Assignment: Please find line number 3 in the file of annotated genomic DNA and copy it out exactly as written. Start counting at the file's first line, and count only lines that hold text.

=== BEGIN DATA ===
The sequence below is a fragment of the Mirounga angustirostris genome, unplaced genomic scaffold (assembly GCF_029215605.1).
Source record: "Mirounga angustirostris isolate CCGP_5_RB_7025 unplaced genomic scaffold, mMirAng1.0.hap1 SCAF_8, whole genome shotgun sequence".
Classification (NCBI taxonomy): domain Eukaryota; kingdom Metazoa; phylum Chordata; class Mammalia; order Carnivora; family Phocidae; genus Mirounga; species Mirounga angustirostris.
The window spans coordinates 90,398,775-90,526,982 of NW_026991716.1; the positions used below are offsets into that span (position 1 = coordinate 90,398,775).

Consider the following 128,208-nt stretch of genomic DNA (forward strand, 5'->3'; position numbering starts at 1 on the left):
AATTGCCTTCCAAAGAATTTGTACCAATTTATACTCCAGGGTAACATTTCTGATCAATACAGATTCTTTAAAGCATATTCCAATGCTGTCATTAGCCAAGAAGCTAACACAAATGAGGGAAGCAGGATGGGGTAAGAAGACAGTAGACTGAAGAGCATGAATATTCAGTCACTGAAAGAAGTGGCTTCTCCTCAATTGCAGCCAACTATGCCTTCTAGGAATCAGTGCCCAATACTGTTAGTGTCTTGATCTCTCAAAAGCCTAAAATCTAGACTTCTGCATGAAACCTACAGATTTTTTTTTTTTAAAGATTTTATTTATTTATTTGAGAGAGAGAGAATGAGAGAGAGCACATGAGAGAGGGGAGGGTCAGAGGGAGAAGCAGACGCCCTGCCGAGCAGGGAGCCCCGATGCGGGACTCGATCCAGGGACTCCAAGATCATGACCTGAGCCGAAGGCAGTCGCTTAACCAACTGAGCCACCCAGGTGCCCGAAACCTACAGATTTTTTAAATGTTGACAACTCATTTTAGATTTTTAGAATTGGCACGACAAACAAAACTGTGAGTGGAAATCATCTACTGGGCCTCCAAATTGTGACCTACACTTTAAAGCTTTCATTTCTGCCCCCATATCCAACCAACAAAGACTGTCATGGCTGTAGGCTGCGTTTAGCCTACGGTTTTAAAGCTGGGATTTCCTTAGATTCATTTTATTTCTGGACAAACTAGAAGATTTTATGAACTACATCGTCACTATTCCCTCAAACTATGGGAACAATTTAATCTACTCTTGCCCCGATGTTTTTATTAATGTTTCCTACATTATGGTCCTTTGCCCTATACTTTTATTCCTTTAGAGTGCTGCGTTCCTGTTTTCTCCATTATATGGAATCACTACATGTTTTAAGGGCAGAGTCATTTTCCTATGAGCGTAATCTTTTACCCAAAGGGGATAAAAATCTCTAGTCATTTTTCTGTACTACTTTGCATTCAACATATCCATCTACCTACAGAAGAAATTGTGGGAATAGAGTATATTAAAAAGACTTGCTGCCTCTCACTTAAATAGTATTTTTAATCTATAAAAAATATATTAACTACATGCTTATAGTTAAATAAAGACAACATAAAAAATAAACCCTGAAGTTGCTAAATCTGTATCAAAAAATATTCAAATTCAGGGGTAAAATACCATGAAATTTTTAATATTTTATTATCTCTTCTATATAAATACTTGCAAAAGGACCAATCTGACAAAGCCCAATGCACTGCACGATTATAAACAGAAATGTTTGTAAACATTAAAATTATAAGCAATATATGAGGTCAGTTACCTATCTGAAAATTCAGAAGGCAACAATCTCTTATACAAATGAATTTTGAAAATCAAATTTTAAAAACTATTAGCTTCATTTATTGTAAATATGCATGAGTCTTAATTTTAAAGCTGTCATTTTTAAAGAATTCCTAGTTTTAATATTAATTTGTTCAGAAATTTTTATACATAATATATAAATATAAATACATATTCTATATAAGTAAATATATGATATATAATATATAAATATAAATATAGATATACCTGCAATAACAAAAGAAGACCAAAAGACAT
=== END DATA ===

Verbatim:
Classification (NCBI taxonomy): domain Eukaryota; kingdom Metazoa; phylum Chordata; class Mammalia; order Carnivora; family Phocidae; genus Mirounga; species Mirounga angustirostris.